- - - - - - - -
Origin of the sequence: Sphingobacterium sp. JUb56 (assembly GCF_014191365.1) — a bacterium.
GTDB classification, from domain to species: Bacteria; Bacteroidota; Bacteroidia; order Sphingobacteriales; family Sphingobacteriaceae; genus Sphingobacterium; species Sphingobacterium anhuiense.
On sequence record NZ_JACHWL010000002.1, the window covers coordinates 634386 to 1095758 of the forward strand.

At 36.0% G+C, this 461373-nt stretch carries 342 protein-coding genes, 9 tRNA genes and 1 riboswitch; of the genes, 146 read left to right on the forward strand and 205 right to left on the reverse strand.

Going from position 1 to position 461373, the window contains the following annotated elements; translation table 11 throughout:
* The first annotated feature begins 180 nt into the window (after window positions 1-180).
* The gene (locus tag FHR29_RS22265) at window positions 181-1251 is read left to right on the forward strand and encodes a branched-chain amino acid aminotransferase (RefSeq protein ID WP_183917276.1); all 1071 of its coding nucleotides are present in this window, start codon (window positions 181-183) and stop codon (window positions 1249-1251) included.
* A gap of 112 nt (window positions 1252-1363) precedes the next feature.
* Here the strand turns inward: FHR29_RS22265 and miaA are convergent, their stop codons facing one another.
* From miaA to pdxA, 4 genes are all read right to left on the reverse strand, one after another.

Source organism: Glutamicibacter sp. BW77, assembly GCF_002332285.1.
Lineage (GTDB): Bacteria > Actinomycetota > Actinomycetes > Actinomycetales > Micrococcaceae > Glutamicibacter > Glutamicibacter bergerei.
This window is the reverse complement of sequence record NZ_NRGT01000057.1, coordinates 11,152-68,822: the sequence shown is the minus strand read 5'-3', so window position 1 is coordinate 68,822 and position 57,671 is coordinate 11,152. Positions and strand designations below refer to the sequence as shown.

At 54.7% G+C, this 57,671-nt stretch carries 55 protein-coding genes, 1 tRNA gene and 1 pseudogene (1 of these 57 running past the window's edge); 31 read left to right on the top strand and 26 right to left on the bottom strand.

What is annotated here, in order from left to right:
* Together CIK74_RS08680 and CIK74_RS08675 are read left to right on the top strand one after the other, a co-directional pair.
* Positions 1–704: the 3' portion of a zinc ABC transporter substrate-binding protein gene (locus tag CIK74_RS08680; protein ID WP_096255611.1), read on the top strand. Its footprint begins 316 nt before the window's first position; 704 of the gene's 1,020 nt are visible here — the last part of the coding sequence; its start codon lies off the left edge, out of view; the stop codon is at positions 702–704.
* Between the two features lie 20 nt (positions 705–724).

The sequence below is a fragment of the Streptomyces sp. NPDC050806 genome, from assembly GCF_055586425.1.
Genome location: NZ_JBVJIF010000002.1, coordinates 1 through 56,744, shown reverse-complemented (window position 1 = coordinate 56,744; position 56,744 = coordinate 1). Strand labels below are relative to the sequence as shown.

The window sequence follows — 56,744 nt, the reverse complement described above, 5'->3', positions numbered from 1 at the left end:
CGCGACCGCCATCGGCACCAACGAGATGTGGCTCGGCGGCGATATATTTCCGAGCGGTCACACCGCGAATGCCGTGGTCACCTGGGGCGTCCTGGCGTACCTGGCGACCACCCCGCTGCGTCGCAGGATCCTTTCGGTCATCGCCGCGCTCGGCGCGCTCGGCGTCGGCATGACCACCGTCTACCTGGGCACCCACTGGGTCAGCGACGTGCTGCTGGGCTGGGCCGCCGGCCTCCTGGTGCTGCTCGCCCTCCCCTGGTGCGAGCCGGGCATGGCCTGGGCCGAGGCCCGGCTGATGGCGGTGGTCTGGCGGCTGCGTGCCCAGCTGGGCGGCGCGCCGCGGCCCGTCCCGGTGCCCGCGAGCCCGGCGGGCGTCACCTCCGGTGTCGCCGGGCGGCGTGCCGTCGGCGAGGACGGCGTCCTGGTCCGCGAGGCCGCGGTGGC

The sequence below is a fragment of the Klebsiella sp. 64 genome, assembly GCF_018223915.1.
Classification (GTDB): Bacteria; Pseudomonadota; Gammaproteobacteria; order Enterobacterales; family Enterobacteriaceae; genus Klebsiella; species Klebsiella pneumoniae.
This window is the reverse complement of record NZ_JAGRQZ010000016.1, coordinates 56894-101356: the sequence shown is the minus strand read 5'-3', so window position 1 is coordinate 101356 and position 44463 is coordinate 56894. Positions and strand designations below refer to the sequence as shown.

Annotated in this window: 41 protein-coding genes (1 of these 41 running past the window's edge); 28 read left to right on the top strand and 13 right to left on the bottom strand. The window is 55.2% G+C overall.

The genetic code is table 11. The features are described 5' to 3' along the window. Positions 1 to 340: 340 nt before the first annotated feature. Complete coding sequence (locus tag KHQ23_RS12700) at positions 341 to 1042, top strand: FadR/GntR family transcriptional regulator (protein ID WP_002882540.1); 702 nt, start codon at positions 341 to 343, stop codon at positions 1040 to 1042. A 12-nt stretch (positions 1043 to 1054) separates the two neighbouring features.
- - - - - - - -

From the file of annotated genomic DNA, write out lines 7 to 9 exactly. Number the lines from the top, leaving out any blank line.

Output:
* The gene (locus tag FHR29_RS22265) at window positions 181-1251 is read left to right on the forward strand and encodes a branched-chain amino acid aminotransferase (RefSeq protein ID WP_183917276.1); all 1071 of its coding nucleotides are present in this window, start codon (window positions 181-183) and stop codon (window positions 1249-1251) included.
* A gap of 112 nt (window positions 1252-1363) precedes the next feature.
* Here the strand turns inward: FHR29_RS22265 and miaA are convergent, their stop codons facing one another.